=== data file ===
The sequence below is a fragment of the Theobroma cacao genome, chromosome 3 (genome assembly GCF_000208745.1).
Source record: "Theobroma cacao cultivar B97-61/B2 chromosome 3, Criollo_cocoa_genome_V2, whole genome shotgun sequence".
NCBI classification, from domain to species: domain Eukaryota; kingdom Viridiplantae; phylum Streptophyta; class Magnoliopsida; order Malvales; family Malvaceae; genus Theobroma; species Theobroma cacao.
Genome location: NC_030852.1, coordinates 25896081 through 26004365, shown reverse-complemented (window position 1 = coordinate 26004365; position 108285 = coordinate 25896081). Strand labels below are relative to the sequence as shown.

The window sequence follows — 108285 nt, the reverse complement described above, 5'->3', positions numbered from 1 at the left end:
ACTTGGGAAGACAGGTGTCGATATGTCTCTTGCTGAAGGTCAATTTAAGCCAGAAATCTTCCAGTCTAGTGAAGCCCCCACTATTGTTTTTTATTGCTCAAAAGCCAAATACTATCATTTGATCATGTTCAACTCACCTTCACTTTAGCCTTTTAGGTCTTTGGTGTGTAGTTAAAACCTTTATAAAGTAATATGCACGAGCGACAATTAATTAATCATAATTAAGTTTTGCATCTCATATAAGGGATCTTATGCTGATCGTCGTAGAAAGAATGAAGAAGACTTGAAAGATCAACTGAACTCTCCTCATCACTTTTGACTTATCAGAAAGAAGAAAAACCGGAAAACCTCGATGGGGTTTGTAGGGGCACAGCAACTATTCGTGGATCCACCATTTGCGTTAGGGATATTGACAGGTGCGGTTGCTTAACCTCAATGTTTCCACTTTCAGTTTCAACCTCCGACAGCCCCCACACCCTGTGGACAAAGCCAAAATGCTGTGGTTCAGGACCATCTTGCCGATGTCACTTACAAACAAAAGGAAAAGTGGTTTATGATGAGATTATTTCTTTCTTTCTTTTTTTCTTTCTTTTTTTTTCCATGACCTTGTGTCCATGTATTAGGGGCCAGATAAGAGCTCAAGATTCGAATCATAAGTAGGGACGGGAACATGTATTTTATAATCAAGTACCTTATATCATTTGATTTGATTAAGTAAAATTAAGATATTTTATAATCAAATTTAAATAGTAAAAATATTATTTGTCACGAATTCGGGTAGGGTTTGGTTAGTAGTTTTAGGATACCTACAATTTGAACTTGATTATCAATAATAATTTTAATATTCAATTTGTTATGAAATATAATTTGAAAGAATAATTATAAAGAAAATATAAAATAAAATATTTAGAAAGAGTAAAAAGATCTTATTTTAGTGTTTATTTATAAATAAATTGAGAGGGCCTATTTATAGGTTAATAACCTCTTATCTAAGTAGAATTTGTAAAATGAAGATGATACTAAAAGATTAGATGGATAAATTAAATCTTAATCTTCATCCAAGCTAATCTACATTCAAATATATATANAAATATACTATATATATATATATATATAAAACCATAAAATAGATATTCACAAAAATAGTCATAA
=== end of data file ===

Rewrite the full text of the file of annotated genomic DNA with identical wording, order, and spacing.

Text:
The sequence below is a fragment of the Theobroma cacao genome, chromosome 3 (genome assembly GCF_000208745.1).
Source record: "Theobroma cacao cultivar B97-61/B2 chromosome 3, Criollo_cocoa_genome_V2, whole genome shotgun sequence".
NCBI classification, from domain to species: domain Eukaryota; kingdom Viridiplantae; phylum Streptophyta; class Magnoliopsida; order Malvales; family Malvaceae; genus Theobroma; species Theobroma cacao.
Genome location: NC_030852.1, coordinates 25896081 through 26004365, shown reverse-complemented (window position 1 = coordinate 26004365; position 108285 = coordinate 25896081). Strand labels below are relative to the sequence as shown.

The window sequence follows — 108285 nt, the reverse complement described above, 5'->3', positions numbered from 1 at the left end:
ACTTGGGAAGACAGGTGTCGATATGTCTCTTGCTGAAGGTCAATTTAAGCCAGAAATCTTCCAGTCTAGTGAAGCCCCCACTATTGTTTTTTATTGCTCAAAAGCCAAATACTATCATTTGATCATGTTCAACTCACCTTCACTTTAGCCTTTTAGGTCTTTGGTGTGTAGTTAAAACCTTTATAAAGTAATATGCACGAGCGACAATTAATTAATCATAATTAAGTTTTGCATCTCATATAAGGGATCTTATGCTGATCGTCGTAGAAAGAATGAAGAAGACTTGAAAGATCAACTGAACTCTCCTCATCACTTTTGACTTATCAGAAAGAAGAAAAACCGGAAAACCTCGATGGGGTTTGTAGGGGCACAGCAACTATTCGTGGATCCACCATTTGCGTTAGGGATATTGACAGGTGCGGTTGCTTAACCTCAATGTTTCCACTTTCAGTTTCAACCTCCGACAGCCCCCACACCCTGTGGACAAAGCCAAAATGCTGTGGTTCAGGACCATCTTGCCGATGTCACTTACAAACAAAAGGAAAAGTGGTTTATGATGAGATTATTTCTTTCTTTCTTTTTTTCTTTCTTTTTTTTTCCATGACCTTGTGTCCATGTATTAGGGGCCAGATAAGAGCTCAAGATTCGAATCATAAGTAGGGACGGGAACATGTATTTTATAATCAAGTACCTTATATCATTTGATTTGATTAAGTAAAATTAAGATATTTTATAATCAAATTTAAATAGTAAAAATATTATTTGTCACGAATTCGGGTAGGGTTTGGTTAGTAGTTTTAGGATACCTACAATTTGAACTTGATTATCAATAATAATTTTAATATTCAATTTGTTATGAAATATAATTTGAAAGAATAATTATAAAGAAAATATAAAATAAAATATTTAGAAAGAGTAAAAAGATCTTATTTTAGTGTTTATTTATAAATAAATTGAGAGGGCCTATTTATAGGTTAATAACCTCTTATCTAAGTAGAATTTGTAAAATGAAGATGATACTAAAAGATTAGATGGATAAATTAAATCTTAATCTTCATCCAAGCTAATCTACATTCAAATATATATANAAATATACTATATATATATATATATATAAAACCATAAAATAGATATTCACAAAAATAGTCATAA